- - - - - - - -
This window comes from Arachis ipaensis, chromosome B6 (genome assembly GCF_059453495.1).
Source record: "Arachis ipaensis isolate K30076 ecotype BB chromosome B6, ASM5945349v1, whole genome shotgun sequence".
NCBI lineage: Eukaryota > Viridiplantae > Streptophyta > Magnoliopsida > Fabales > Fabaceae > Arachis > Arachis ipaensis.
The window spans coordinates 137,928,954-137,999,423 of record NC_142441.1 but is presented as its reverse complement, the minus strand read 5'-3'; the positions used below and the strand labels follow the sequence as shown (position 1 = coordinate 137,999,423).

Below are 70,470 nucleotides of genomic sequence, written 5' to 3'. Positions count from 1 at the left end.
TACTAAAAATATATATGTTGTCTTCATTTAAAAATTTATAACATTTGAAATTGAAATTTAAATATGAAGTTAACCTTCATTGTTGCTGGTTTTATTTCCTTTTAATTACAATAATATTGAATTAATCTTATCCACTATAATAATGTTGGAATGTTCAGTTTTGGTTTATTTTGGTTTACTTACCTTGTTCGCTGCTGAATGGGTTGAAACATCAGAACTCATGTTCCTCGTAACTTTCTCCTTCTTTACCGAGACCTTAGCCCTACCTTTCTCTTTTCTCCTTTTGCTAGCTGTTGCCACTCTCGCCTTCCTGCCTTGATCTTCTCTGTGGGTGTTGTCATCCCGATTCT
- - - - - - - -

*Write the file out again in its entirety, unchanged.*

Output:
This window comes from Arachis ipaensis, chromosome B6 (genome assembly GCF_059453495.1).
Source record: "Arachis ipaensis isolate K30076 ecotype BB chromosome B6, ASM5945349v1, whole genome shotgun sequence".
NCBI lineage: Eukaryota > Viridiplantae > Streptophyta > Magnoliopsida > Fabales > Fabaceae > Arachis > Arachis ipaensis.
The window spans coordinates 137,928,954-137,999,423 of record NC_142441.1 but is presented as its reverse complement, the minus strand read 5'-3'; the positions used below and the strand labels follow the sequence as shown (position 1 = coordinate 137,999,423).

Below are 70,470 nucleotides of genomic sequence, written 5' to 3'. Positions count from 1 at the left end.
TACTAAAAATATATATGTTGTCTTCATTTAAAAATTTATAACATTTGAAATTGAAATTTAAATATGAAGTTAACCTTCATTGTTGCTGGTTTTATTTCCTTTTAATTACAATAATATTGAATTAATCTTATCCACTATAATAATGTTGGAATGTTCAGTTTTGGTTTATTTTGGTTTACTTACCTTGTTCGCTGCTGAATGGGTTGAAACATCAGAACTCATGTTCCTCGTAACTTTCTCCTTCTTTACCGAGACCTTAGCCCTACCTTTCTCTTTTCTCCTTTTGCTAGCTGTTGCCACTCTCGCCTTCCTGCCTTGATCTTCTCTGTGGGTGTTGTCATCCCGATTCT